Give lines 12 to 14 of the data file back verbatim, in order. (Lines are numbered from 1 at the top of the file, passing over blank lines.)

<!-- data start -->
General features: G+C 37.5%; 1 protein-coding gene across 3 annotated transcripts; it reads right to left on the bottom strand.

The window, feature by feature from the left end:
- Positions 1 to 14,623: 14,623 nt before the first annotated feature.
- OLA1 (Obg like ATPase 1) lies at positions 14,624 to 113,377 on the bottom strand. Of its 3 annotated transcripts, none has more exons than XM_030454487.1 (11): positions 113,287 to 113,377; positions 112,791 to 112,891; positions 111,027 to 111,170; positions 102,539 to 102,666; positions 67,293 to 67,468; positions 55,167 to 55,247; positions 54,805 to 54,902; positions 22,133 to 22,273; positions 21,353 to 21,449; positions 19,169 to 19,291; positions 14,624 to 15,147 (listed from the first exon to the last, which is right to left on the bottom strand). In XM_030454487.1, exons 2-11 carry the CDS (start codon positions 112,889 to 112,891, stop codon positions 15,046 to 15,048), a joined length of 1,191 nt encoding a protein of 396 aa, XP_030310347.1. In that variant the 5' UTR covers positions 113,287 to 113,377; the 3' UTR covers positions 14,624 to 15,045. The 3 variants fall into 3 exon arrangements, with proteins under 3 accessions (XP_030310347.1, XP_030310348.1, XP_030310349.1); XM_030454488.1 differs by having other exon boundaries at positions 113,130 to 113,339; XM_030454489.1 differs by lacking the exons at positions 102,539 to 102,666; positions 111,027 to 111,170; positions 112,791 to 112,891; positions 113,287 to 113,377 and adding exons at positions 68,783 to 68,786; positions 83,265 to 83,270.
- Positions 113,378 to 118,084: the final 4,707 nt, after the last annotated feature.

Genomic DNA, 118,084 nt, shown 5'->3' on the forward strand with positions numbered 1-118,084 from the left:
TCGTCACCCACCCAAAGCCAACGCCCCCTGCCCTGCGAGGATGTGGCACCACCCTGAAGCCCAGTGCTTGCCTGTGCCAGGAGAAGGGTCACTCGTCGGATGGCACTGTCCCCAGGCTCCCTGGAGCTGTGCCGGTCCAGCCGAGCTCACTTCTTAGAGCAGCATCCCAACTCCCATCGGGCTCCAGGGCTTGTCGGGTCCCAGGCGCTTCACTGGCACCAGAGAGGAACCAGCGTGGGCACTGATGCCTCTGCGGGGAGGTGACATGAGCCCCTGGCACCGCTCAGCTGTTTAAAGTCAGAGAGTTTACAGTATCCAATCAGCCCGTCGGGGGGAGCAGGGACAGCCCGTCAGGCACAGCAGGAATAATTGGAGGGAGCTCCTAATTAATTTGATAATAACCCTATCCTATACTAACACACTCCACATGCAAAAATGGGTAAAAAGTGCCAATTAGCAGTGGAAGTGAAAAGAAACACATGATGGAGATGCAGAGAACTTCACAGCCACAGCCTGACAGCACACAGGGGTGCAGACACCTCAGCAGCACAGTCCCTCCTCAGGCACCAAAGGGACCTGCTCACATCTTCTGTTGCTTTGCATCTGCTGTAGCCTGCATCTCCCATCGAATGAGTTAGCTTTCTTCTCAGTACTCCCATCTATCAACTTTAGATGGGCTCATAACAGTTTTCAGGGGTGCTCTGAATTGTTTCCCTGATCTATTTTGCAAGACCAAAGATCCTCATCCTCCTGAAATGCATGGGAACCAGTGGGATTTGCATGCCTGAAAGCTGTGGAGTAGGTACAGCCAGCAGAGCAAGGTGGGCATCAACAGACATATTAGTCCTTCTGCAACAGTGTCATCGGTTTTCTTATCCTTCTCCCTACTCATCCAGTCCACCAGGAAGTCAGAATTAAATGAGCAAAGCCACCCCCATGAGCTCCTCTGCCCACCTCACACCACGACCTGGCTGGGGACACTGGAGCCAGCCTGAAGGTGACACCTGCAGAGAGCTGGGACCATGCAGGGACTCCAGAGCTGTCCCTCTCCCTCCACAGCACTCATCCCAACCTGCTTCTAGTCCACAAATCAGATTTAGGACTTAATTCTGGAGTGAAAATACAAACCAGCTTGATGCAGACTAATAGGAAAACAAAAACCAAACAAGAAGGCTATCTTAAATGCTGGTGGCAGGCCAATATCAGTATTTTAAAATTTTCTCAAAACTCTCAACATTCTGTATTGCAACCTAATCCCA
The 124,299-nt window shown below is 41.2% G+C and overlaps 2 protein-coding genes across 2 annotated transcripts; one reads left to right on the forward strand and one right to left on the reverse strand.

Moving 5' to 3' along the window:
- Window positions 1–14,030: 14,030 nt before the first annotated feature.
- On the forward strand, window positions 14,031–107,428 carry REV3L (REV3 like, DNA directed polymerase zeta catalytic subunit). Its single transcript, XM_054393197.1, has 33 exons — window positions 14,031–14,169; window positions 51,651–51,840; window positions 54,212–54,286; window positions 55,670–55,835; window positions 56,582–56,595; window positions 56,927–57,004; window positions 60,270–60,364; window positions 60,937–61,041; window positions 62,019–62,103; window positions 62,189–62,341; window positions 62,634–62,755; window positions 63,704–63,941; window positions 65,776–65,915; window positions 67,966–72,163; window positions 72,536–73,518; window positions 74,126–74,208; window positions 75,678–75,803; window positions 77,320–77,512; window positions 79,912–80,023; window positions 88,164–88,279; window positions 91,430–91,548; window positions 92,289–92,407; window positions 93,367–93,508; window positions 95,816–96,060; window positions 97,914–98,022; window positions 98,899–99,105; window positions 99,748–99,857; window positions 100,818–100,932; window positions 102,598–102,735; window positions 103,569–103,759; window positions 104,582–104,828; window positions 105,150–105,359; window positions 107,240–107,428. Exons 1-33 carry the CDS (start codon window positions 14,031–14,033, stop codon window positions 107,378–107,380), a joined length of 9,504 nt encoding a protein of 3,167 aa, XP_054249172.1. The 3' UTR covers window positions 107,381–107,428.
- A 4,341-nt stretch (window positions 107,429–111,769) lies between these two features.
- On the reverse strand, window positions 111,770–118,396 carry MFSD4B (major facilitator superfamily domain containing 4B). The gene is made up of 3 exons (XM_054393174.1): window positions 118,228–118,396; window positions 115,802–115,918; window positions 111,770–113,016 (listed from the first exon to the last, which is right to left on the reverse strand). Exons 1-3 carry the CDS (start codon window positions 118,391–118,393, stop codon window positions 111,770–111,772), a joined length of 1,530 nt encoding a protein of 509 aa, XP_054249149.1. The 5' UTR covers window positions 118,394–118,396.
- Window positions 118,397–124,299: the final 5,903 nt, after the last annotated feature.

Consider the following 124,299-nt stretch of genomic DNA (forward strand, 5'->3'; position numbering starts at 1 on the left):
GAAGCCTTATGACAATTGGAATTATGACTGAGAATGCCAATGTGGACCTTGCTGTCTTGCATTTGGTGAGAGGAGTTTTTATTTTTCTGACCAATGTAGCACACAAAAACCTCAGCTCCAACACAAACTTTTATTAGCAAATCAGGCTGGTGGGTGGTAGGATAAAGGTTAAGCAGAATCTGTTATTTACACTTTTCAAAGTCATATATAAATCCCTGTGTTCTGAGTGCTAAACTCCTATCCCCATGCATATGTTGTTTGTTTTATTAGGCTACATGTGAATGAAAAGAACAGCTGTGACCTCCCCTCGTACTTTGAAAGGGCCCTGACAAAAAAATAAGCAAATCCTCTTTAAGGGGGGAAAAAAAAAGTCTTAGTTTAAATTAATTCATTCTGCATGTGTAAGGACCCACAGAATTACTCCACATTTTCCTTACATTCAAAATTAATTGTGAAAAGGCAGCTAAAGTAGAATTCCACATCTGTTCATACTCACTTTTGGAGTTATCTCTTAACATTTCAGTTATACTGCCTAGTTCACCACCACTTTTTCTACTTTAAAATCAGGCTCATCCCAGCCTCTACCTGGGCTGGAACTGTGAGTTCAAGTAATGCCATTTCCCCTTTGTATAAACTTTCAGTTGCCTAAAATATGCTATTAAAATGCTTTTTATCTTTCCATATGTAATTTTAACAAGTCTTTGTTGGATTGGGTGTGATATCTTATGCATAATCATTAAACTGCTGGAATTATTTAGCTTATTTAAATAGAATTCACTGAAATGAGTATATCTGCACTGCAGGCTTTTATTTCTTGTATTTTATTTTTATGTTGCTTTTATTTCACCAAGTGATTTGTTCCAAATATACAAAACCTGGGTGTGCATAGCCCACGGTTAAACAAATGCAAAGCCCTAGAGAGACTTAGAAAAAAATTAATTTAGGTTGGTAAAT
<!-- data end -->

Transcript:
- A 4,341-nt stretch (window positions 107,429–111,769) lies between these two features.
- On the reverse strand, window positions 111,770–118,396 carry MFSD4B (major facilitator superfamily domain containing 4B). The gene is made up of 3 exons (XM_054393174.1): window positions 118,228–118,396; window positions 115,802–115,918; window positions 111,770–113,016 (listed from the first exon to the last, which is right to left on the reverse strand). Exons 1-3 carry the CDS (start codon window positions 118,391–118,393, stop codon window positions 111,770–111,772), a joined length of 1,530 nt encoding a protein of 509 aa, XP_054249149.1. The 5' UTR covers window positions 118,394–118,396.
- Window positions 118,397–124,299: the final 5,903 nt, after the last annotated feature.